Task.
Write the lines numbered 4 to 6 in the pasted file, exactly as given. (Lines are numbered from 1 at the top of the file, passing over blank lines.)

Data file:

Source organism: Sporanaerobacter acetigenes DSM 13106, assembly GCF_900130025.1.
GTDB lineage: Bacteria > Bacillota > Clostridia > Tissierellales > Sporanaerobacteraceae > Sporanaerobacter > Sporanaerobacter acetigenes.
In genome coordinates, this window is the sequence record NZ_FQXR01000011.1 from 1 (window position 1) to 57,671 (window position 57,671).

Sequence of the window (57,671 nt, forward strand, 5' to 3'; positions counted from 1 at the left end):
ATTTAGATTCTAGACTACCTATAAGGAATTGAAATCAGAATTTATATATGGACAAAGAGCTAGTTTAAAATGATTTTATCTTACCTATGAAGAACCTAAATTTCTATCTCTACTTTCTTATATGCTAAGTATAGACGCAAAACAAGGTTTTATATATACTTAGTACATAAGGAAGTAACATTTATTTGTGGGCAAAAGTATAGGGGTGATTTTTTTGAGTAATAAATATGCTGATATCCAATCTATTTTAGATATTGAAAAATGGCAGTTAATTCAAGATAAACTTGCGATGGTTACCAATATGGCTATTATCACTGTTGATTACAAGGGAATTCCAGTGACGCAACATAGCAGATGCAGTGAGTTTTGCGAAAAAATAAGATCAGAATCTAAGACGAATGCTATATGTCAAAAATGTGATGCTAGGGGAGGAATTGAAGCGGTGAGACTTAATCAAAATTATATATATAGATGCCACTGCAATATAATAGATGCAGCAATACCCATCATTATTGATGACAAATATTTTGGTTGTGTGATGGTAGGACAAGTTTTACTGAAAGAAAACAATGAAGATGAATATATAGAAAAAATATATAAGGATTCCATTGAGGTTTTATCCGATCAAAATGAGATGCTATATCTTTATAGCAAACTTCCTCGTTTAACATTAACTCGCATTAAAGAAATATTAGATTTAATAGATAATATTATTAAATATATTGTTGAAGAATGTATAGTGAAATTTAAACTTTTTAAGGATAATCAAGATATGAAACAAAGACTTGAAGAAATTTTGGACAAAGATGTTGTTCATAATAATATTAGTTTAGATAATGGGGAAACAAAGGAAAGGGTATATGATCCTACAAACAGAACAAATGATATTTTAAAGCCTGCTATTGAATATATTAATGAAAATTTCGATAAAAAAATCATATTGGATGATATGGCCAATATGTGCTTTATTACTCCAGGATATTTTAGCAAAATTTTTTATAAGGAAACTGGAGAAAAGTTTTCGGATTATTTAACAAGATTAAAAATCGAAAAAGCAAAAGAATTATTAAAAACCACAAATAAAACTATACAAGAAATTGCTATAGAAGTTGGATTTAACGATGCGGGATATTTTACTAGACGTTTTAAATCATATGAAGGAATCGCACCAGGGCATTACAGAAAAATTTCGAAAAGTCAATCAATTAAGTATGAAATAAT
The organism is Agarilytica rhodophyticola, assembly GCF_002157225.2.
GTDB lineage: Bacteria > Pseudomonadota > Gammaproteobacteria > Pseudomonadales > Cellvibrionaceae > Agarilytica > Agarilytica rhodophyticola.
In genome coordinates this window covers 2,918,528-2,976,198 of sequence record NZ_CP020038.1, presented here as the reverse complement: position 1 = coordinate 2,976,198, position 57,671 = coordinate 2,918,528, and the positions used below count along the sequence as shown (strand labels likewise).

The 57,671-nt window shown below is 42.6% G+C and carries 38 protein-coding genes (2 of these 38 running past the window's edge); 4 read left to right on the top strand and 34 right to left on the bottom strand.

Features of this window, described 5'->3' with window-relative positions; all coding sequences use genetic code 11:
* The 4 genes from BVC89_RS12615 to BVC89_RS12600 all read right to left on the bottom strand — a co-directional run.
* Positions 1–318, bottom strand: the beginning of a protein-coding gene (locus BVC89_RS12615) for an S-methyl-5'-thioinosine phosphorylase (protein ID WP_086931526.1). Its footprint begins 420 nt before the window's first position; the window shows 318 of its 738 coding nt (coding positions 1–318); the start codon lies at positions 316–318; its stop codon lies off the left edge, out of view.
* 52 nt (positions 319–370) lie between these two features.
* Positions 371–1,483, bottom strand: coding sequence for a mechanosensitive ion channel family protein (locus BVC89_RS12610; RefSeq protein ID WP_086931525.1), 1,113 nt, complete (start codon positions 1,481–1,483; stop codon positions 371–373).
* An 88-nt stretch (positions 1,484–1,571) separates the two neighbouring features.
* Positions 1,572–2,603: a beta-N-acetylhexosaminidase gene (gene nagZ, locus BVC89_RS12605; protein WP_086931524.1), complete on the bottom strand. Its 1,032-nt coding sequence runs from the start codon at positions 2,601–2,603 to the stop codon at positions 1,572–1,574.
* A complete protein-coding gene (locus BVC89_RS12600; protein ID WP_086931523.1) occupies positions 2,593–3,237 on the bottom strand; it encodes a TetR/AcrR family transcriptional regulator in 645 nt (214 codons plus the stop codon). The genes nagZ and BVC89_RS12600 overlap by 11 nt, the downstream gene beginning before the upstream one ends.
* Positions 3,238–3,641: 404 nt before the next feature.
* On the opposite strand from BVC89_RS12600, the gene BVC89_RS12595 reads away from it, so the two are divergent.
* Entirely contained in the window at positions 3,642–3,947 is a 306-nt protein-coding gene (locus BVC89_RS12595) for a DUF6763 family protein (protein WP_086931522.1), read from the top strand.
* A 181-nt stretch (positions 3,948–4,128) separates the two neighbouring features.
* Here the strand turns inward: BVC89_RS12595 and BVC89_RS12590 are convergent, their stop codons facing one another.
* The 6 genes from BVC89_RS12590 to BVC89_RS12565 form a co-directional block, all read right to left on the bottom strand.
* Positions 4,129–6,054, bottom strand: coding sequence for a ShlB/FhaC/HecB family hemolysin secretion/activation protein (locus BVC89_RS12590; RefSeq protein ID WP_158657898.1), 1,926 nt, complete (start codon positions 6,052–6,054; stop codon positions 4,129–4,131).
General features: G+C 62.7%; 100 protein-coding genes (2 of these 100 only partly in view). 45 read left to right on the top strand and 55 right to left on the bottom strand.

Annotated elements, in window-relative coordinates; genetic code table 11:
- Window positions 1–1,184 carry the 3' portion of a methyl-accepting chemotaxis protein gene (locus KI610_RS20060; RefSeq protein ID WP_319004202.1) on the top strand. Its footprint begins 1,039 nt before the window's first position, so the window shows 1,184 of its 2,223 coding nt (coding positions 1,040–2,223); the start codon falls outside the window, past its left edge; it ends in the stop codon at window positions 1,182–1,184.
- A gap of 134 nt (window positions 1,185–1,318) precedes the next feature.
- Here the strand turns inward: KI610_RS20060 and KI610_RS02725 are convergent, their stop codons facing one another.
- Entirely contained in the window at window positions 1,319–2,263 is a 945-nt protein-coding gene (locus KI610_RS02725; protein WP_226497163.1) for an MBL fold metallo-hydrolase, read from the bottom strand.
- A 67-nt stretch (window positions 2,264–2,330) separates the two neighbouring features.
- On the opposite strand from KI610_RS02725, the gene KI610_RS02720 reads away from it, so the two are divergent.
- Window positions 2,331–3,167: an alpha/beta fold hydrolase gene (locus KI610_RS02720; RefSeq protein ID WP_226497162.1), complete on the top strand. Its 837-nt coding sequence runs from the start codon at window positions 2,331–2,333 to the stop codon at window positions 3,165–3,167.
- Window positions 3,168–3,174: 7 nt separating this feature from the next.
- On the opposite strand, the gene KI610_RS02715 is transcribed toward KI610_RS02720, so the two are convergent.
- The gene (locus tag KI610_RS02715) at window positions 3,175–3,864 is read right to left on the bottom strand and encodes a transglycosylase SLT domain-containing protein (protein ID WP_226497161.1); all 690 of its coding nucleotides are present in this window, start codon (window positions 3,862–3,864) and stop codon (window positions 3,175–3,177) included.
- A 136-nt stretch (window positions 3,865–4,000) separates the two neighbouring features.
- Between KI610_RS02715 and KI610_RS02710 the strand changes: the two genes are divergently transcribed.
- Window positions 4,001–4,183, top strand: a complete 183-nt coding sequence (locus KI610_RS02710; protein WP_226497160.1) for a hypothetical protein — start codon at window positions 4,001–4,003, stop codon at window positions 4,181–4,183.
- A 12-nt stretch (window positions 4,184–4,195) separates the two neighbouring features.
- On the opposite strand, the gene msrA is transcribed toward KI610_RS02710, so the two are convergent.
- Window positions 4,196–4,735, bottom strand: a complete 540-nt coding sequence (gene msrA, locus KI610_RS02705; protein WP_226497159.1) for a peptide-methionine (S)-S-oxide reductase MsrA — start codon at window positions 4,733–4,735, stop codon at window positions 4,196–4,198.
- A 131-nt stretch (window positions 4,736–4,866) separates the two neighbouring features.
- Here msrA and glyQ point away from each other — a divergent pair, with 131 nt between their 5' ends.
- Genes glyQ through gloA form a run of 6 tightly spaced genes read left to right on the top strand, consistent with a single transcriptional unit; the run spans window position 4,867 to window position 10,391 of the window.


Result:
Sequence of the window (57,671 nt, forward strand, 5' to 3'; positions counted from 1 at the left end):
ATTTAGATTCTAGACTACCTATAAGGAATTGAAATCAGAATTTATATATGGACAAAGAGCTAGTTTAAAATGATTTTATCTTACCTATGAAGAACCTAAATTTCTATCTCTACTTTCTTATATGCTAAGTATAGACGCAAAACAAGGTTTTATATATACTTAGTACATAAGGAAGTAACATTTATTTGTGGGCAAAAGTATAGGGGTGATTTTTTTGAGTAATAAATATGCTGATATCCAATCTATTTTAGATATTGAAAAATGGCAGTTAATTCAAGATAAACTTGCGATGGTTACCAATATGGCTATTATCACTGTTGATTACAAGGGAATTCCAGTGACGCAACATAGCAGATGCAGTGAGTTTTGCGAAAAAATAAGATCAGAATCTAAGACGAATGCTATATGTCAAAAATGTGATGCTAGGGGAGGAATTGAAGCGGTGAGACTTAATCAAAATTATATATATAGATGCCACTGCAATATAATAGATGCAGCAATACCCATCATTATTGATGACAAATATTTTGGTTGTGTGATGGTAGGACAAGTTTTACTGAAAGAAAACAATGAAGATGAATATATAGAAAAAATATATAAGGATTCCATTGAGGTTTTATCCGATCAAAATGAGATGCTATATCTTTATAGCAAACTTCCTCGTTTAACATTAACTCGCATTAAAGAAATATTAGATTTAATAGATAATATTATTAAATATATTGTTGAAGAATGTATAGTGAAATTTAAACTTTTTAAGGATAATCAAGATATGAAACAAAGACTTGAAGAAATTTTGGACAAAGATGTTGTTCATAATAATATTAGTTTAGATAATGGGGAAACAAAGGAAAGGGTATATGATCCTACAAACAGAACAAATGATATTTTAAAGCCTGCTATTGAATATATTAATGAAAATTTCGATAAAAAAATCATATTGGATGATATGGCCAATATGTGCTTTATTACTCCAGGATATTTTAGCAAAATTTTTTATAAGGAAACTGGAGAAAAGTTTTCGGATTATTTAACAAGATTAAAAATCGAAAAAGCAAAAGAATTATTAAAAACCACAAATAAAACTATACAAGAAATTGCTATAGAAGTTGGATTTAACGATGCGGGATATTTTACTAGACGTTTTAAATCATATGAAGGAATCGCACCAGGGCATTACAGAAAAATTTCGAAAAGTCAATCAATTAAGTATGAAATAAT
The organism is Agarilytica rhodophyticola, assembly GCF_002157225.2.